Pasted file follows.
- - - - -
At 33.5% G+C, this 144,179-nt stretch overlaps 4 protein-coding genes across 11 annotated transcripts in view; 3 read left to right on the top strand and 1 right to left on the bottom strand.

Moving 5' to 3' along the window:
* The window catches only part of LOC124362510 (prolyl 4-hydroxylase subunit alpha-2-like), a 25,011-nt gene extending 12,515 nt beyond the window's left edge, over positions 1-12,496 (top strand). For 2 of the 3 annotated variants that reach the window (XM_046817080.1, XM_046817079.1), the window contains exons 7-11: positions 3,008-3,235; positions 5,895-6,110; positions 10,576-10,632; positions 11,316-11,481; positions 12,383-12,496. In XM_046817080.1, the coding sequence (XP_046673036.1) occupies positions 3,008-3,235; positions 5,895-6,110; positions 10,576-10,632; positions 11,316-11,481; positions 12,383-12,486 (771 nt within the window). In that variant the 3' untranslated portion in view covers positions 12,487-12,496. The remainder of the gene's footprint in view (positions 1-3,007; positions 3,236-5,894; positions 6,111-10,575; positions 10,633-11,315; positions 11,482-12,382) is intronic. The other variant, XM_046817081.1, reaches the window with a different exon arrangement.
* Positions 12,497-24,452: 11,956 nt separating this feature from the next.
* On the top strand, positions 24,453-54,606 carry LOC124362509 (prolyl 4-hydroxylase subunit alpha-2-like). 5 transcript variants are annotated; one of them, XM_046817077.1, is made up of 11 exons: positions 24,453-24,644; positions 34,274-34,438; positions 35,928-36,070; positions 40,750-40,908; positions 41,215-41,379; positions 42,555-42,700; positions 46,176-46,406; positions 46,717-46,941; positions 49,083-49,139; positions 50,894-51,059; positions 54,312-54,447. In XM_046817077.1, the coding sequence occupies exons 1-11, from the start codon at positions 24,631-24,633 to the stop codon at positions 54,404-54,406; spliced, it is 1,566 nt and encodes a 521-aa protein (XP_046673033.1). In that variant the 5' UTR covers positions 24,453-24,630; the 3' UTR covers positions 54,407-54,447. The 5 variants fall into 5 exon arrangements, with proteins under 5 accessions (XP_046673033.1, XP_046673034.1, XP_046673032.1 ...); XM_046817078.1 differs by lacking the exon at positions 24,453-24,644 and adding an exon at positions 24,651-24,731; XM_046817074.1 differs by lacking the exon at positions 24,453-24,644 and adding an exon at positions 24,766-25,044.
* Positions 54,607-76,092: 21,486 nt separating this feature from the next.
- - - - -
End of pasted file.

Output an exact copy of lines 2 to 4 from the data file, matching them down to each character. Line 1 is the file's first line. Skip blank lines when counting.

Moving 5' to 3' along the window:
* The window catches only part of LOC124362510 (prolyl 4-hydroxylase subunit alpha-2-like), a 25,011-nt gene extending 12,515 nt beyond the window's left edge, over positions 1-12,496 (top strand). For 2 of the 3 annotated variants that reach the window (XM_046817080.1, XM_046817079.1), the window contains exons 7-11: positions 3,008-3,235; positions 5,895-6,110; positions 10,576-10,632; positions 11,316-11,481; positions 12,383-12,496. In XM_046817080.1, the coding sequence (XP_046673036.1) occupies positions 3,008-3,235; positions 5,895-6,110; positions 10,576-10,632; positions 11,316-11,481; positions 12,383-12,486 (771 nt within the window). In that variant the 3' untranslated portion in view covers positions 12,487-12,496. The remainder of the gene's footprint in view (positions 1-3,007; positions 3,236-5,894; positions 6,111-10,575; positions 10,633-11,315; positions 11,482-12,382) is intronic. The other variant, XM_046817081.1, reaches the window with a different exon arrangement.
* Positions 12,497-24,452: 11,956 nt separating this feature from the next.